Why I don't read Erotica or BDSM books
I accepted Christ when I was eleven years old, but there were times in my younger adult years when I was not bothered by graphic sex scenes in novels. Several years ago, however, I decided those scenes were not something I needed in my life and I made a faith-based choice to skip through the pages of those I came across accidentally in my reading; moreover, I now choose to avoid reading books I know will lead toward graphic sex scenes. 

My definition of 'graphic' may not be the same as yours. And my idea of what constitutes a 'graphic sex scene' does not necessarily place a book in the category of 'Erotica' in the official categories of Romance Fiction, as I have come to discover. BDSM fiction is, technically, a subgenre of the subgenre of Erotica, which falls under the larger genre umbrella of Romance Fiction. Erotica, by definition, is literature or entertainment created with the intent of inducing sexual arousal. Since I do not read for that reason (I am quite happy to leave the inducement of that state to my husband, thank you very much), I do not read erotica. 

I consider erotic content in fiction (that written with the intent of inducing sexual arousal) akin to that destructive beast, Pornography--a thing that worms its way into an imagination only to become an obsessive habit, intent upon soiling the sexual expression of or appreciation for true, relational love. Therefore, I find the concept of BDSM behavior, whether in fictional form or as a lifestyle choice, a grievously sad comment on the status of modern romantic expression and psychological health.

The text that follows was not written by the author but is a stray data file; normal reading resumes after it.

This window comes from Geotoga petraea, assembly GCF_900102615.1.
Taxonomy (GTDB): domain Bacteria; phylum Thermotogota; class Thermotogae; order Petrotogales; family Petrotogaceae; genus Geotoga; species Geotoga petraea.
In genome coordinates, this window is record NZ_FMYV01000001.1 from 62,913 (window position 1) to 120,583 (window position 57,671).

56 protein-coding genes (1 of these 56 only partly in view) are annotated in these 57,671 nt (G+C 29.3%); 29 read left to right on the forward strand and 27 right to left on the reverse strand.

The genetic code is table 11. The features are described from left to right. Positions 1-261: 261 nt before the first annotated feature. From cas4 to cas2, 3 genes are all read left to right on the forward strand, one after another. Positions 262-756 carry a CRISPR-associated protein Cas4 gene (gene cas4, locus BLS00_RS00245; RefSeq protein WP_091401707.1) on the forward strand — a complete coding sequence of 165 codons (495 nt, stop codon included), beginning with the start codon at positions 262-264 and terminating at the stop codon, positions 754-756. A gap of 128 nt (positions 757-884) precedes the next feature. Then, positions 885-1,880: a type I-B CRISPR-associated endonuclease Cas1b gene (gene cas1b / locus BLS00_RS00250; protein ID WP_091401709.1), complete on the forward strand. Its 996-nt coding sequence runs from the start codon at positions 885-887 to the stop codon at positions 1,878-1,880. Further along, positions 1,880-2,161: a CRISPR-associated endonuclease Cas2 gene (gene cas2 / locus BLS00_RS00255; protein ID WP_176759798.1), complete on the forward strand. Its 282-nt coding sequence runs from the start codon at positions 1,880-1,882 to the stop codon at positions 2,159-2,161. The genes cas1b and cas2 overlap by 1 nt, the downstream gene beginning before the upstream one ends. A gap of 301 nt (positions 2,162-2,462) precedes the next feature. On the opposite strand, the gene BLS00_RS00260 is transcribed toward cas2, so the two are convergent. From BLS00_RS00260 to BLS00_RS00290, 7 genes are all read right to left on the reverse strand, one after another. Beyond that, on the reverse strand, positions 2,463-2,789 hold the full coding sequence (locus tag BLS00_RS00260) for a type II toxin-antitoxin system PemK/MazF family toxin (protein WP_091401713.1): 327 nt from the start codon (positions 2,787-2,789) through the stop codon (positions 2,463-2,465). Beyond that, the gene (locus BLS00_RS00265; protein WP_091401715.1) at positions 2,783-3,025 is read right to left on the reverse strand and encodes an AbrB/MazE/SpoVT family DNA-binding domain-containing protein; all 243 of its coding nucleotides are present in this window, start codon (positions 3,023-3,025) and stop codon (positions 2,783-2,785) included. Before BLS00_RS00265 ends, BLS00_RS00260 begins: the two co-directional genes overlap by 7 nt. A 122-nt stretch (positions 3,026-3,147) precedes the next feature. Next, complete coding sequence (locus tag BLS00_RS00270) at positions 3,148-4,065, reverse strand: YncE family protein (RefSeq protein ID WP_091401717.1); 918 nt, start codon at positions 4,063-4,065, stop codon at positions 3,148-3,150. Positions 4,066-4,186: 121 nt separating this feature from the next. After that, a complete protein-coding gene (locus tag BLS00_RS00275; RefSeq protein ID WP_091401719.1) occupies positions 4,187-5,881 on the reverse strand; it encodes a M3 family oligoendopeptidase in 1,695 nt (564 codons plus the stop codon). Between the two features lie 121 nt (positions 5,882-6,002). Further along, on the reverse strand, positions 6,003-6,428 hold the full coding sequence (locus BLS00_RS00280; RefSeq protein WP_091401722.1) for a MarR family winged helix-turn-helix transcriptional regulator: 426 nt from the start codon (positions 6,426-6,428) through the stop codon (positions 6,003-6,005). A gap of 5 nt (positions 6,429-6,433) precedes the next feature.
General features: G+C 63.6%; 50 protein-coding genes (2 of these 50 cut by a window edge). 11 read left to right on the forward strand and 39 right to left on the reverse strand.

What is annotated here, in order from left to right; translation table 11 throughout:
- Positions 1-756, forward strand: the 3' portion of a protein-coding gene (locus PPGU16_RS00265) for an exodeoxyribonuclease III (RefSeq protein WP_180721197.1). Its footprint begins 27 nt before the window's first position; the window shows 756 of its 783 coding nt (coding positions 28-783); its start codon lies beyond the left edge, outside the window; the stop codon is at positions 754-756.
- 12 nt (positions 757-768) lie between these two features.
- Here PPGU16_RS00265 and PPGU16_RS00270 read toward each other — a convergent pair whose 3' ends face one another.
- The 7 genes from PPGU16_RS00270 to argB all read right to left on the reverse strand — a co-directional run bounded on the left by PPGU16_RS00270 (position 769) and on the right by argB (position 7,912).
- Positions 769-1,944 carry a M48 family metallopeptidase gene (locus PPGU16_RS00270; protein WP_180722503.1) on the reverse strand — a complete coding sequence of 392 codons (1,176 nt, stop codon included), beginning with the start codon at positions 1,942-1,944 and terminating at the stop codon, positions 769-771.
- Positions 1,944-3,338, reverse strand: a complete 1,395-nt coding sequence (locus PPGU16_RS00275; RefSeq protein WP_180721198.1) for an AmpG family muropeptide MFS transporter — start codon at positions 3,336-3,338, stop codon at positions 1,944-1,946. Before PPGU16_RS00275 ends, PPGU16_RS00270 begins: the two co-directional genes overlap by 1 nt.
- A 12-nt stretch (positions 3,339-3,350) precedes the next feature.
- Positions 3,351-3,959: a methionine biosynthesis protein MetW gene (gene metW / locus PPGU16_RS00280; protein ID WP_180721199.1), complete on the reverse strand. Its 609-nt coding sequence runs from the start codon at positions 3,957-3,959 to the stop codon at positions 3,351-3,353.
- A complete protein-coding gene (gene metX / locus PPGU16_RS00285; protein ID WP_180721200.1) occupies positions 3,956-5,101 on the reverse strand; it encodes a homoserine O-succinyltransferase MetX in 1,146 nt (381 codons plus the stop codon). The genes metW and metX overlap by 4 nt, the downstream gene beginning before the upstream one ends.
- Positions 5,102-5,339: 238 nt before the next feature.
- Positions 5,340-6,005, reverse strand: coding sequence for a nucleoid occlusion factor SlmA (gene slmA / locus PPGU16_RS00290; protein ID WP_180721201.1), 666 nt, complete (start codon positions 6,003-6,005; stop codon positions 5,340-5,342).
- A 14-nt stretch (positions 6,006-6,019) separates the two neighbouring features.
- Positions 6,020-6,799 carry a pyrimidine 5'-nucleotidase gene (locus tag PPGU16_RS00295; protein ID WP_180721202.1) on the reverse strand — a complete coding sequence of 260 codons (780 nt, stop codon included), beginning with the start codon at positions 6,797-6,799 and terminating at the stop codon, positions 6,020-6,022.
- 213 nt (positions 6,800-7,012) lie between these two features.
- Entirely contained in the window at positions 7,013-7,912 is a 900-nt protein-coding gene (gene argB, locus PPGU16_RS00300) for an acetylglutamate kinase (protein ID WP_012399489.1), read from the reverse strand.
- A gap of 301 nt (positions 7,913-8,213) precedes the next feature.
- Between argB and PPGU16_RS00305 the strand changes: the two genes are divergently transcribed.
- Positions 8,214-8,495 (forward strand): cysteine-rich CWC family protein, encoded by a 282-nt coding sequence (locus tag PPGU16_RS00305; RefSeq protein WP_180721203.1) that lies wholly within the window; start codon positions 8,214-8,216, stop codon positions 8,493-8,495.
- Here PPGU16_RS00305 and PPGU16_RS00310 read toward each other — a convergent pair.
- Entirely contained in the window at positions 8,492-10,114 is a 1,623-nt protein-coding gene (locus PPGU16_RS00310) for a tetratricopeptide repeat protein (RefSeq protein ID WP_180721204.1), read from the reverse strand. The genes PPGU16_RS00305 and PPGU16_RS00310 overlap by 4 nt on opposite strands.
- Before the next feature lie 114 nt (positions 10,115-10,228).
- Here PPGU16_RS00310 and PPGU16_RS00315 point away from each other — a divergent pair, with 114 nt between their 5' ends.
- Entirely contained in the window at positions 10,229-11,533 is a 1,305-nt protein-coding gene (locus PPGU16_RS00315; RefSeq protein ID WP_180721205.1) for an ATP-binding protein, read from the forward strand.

How our hearts ache when we learn someone we love is a 'cutter', someone who purposefully damages herself (or himself), using self-mutilation as a means of coping with stress or depression, or as a way to deal with past abuse or other psychological trauma. When an individual seeks a form of violence to give himself or herself a sense of control, it evidences deeply unmet spiritual, emotional, and psychological needs--and perhaps reveals that this person has suffered other forms of past abuse, which still inform his or her self-image. To me, BDSM, by definition, regardless of which combination of words used to form that acronym, is cutting's more glamorous cousin. 

We were not created to derive pleasure from the receiving or administration of pain--not even second hand through the fictional depiction of those sorts of sexual/physical encounters. We were created to form meaningful relationships, to emulate hope and love that, when met in marriage, can express itself beautifully through the safe, secure, and fearless joining of our bodies as one.  It breaks my heart that there are people so broken, so damaged, that they would be willing to be hurt--or to inflict hurt upon someone else--to escape numbness, to feel worthy, loved, or even alive. The concept of BDSM directly conflicts with my definition of what healthy, fearless, safe, loving, and partner-honoring sexuality is. That is why I do not read BDSM books.

And yet...
That being said, the growing popularity of this subgenre should serve as a wake-up call for mental health professionals and spiritual leaders; a call to provide a safe environment, free of judgment, where those who have fallen victim to the BDSM lure--either by choice or as a result of ongoing abuse--can find hope and healing (even if the only lure to which they have succumbed is that taking up space in their mind.) It should also encourage us to be honest with our teens and young adults who have access to these forms of entertainment.